Court: Kansas Can Enforce COVID-Inspired Limits On Officials’ Power
The Kansas Supreme Court has ruled that the state can, for now, enforce a COVID-19-inspired law restricting the power of Democratic Gov. Laura Kelly and county officials in emergencies.
TOPEKA — People who oppose mask requirements or restrictions on public gatherings imposed by Kansas counties can challenge them in court and obtain a ruling within 10 days because of a decision Tuesday by the state Supreme Court.
The court said the state for now can enforce a COVID-19-inspired law enacted in March by the Republican-controlled Legislature to restrict the power of Democratic Gov. Laura Kelly and county officials in emergencies. A judge in Johnson County declared last month that the law violated the state constitution, but GOP state Attorney General Derek Schmidt appealed.
Schmidt also asked the Supreme Court to block the judge’s order while the justices considered the appeal. The Supreme Court’s order said only “granted,” without explanation.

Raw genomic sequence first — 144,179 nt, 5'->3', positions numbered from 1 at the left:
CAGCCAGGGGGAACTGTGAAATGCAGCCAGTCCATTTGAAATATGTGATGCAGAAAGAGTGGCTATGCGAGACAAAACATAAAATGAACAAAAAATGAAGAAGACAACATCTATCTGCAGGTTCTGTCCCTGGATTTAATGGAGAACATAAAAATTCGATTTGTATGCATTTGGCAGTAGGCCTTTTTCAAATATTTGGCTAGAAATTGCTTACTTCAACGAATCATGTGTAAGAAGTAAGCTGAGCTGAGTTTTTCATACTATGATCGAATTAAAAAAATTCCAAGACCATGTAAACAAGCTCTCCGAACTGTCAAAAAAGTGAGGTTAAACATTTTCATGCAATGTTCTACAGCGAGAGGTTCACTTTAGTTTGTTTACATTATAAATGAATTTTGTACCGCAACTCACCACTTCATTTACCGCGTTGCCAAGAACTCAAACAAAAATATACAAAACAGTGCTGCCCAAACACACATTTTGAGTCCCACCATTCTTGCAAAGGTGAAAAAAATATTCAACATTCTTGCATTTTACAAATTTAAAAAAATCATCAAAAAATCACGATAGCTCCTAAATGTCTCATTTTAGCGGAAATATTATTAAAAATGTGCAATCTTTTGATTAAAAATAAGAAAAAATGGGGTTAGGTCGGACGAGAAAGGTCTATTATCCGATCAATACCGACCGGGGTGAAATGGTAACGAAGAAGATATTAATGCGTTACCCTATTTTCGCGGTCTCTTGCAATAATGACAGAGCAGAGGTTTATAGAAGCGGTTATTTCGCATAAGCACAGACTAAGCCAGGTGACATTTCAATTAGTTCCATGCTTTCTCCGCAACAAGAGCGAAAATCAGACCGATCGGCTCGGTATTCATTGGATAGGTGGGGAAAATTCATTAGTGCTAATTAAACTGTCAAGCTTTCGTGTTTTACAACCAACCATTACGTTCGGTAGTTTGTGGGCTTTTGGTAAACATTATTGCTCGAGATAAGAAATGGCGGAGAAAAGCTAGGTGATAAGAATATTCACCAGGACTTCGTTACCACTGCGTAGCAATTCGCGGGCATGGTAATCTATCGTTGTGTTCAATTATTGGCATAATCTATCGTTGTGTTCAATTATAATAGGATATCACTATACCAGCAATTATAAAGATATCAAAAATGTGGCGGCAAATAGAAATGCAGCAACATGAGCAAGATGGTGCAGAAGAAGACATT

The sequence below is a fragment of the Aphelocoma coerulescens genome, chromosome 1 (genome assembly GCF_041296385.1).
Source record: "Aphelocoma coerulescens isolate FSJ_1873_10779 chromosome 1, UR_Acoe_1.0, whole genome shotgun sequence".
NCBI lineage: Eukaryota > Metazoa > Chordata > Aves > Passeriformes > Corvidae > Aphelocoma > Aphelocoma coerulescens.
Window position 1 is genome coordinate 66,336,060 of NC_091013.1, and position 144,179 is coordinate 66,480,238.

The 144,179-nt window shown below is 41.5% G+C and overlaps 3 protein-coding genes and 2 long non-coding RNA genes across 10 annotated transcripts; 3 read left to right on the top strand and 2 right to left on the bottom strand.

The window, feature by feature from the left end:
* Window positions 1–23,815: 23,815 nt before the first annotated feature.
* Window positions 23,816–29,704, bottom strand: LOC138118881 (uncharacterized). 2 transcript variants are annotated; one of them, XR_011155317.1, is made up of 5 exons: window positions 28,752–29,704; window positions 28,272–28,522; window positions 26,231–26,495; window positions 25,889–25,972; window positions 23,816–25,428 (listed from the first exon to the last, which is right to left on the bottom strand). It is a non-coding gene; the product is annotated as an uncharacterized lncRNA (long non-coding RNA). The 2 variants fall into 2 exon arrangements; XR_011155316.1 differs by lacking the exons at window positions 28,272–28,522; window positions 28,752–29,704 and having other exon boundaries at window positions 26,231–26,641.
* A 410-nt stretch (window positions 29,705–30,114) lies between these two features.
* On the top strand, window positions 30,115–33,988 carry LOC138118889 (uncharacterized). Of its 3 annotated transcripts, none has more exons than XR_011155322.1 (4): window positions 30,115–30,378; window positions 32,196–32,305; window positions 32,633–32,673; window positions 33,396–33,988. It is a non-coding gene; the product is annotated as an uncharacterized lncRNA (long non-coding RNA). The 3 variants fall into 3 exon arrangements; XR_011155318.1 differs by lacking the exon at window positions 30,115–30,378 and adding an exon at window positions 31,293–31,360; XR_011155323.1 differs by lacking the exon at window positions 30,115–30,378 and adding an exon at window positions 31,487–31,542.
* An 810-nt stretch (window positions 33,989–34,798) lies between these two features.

The law allows people to sue specifically over mask mandates, limits on public gatherings and restrictions on business operations or religious gatherings. It requires a hearing within three days and a ruling seven days later.
The law does not apply to school board decisions. A previous version of the law did apply to schools, but those provisions expired when Kansas ended its state of emergency for the COVID-19 pandemic in June. Republican legislative leaders ended it over Kelly’s objections just days before new COVID-19 cases began rising because of the faster-spreading delta variant.